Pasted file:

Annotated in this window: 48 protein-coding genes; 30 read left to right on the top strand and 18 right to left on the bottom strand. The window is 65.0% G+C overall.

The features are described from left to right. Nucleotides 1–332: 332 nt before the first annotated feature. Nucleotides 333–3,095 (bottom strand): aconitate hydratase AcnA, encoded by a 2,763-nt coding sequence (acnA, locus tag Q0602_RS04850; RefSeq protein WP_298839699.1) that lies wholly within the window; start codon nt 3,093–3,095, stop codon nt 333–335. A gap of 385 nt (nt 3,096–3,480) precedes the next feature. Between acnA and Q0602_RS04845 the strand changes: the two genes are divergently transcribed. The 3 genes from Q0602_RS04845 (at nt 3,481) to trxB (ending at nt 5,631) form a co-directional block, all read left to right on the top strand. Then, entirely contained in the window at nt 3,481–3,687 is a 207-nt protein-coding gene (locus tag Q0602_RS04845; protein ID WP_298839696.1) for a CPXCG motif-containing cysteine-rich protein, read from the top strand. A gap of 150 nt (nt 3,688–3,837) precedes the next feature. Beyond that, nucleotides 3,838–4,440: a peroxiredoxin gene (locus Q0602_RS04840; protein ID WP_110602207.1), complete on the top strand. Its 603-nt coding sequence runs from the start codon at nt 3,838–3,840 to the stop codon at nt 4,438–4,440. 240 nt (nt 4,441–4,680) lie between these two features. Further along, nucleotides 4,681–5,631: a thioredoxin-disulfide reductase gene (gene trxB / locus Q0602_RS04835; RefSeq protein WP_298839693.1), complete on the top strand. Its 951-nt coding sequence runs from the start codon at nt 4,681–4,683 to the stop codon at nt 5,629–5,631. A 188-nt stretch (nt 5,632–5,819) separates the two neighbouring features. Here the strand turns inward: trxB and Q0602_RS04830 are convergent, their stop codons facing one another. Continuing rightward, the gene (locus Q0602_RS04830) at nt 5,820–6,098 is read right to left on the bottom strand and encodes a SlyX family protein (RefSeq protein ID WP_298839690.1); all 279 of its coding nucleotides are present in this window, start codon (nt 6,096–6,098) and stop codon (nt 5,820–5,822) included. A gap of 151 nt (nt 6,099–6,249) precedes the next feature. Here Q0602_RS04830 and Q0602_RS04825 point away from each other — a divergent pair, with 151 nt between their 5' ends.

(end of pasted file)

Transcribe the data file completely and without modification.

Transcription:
Annotated in this window: 48 protein-coding genes; 30 read left to right on the top strand and 18 right to left on the bottom strand. The window is 65.0% G+C overall.

The features are described from left to right. Nucleotides 1–332: 332 nt before the first annotated feature. Nucleotides 333–3,095 (bottom strand): aconitate hydratase AcnA, encoded by a 2,763-nt coding sequence (acnA, locus tag Q0602_RS04850; RefSeq protein WP_298839699.1) that lies wholly within the window; start codon nt 3,093–3,095, stop codon nt 333–335. A gap of 385 nt (nt 3,096–3,480) precedes the next feature. Between acnA and Q0602_RS04845 the strand changes: the two genes are divergently transcribed. The 3 genes from Q0602_RS04845 (at nt 3,481) to trxB (ending at nt 5,631) form a co-directional block, all read left to right on the top strand. Then, entirely contained in the window at nt 3,481–3,687 is a 207-nt protein-coding gene (locus tag Q0602_RS04845; protein ID WP_298839696.1) for a CPXCG motif-containing cysteine-rich protein, read from the top strand. A gap of 150 nt (nt 3,688–3,837) precedes the next feature. Beyond that, nucleotides 3,838–4,440: a peroxiredoxin gene (locus Q0602_RS04840; protein ID WP_110602207.1), complete on the top strand. Its 603-nt coding sequence runs from the start codon at nt 3,838–3,840 to the stop codon at nt 4,438–4,440. 240 nt (nt 4,441–4,680) lie between these two features. Further along, nucleotides 4,681–5,631: a thioredoxin-disulfide reductase gene (gene trxB / locus Q0602_RS04835; RefSeq protein WP_298839693.1), complete on the top strand. Its 951-nt coding sequence runs from the start codon at nt 4,681–4,683 to the stop codon at nt 5,629–5,631. A 188-nt stretch (nt 5,632–5,819) separates the two neighbouring features. Here the strand turns inward: trxB and Q0602_RS04830 are convergent, their stop codons facing one another. Continuing rightward, the gene (locus Q0602_RS04830) at nt 5,820–6,098 is read right to left on the bottom strand and encodes a SlyX family protein (RefSeq protein ID WP_298839690.1); all 279 of its coding nucleotides are present in this window, start codon (nt 6,096–6,098) and stop codon (nt 5,820–5,822) included. A gap of 151 nt (nt 6,099–6,249) precedes the next feature. Here Q0602_RS04830 and Q0602_RS04825 point away from each other — a divergent pair, with 151 nt between their 5' ends.